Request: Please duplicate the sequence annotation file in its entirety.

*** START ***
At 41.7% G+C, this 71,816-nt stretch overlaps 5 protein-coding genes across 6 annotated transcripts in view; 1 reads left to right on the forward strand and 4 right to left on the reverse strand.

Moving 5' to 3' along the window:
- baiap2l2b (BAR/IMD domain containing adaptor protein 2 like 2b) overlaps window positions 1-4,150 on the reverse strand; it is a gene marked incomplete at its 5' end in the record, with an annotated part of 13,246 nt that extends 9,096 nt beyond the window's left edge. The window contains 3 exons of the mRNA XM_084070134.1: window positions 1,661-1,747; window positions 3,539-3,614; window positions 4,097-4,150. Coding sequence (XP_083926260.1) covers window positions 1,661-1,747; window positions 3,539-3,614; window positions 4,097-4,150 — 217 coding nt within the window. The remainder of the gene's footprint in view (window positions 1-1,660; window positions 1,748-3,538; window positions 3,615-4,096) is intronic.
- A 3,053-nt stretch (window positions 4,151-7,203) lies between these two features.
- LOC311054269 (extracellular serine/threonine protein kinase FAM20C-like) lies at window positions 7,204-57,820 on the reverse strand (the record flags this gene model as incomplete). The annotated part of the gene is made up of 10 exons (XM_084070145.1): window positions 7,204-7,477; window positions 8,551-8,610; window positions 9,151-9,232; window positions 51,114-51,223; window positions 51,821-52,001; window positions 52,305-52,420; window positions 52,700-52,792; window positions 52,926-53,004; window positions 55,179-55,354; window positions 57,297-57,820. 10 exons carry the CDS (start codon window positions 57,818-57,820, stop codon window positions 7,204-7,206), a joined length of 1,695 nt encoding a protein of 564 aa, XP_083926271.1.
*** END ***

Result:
At 41.7% G+C, this 71,816-nt stretch overlaps 5 protein-coding genes across 6 annotated transcripts in view; 1 reads left to right on the forward strand and 4 right to left on the reverse strand.

Moving 5' to 3' along the window:
- baiap2l2b (BAR/IMD domain containing adaptor protein 2 like 2b) overlaps window positions 1-4,150 on the reverse strand; it is a gene marked incomplete at its 5' end in the record, with an annotated part of 13,246 nt that extends 9,096 nt beyond the window's left edge. The window contains 3 exons of the mRNA XM_084070134.1: window positions 1,661-1,747; window positions 3,539-3,614; window positions 4,097-4,150. Coding sequence (XP_083926260.1) covers window positions 1,661-1,747; window positions 3,539-3,614; window positions 4,097-4,150 — 217 coding nt within the window. The remainder of the gene's footprint in view (window positions 1-1,660; window positions 1,748-3,538; window positions 3,615-4,096) is intronic.
- A 3,053-nt stretch (window positions 4,151-7,203) lies between these two features.
- LOC311054269 (extracellular serine/threonine protein kinase FAM20C-like) lies at window positions 7,204-57,820 on the reverse strand (the record flags this gene model as incomplete). The annotated part of the gene is made up of 10 exons (XM_084070145.1): window positions 7,204-7,477; window positions 8,551-8,610; window positions 9,151-9,232; window positions 51,114-51,223; window positions 51,821-52,001; window positions 52,305-52,420; window positions 52,700-52,792; window positions 52,926-53,004; window positions 55,179-55,354; window positions 57,297-57,820. 10 exons carry the CDS (start codon window positions 57,818-57,820, stop codon window positions 7,204-7,206), a joined length of 1,695 nt encoding a protein of 564 aa, XP_083926271.1.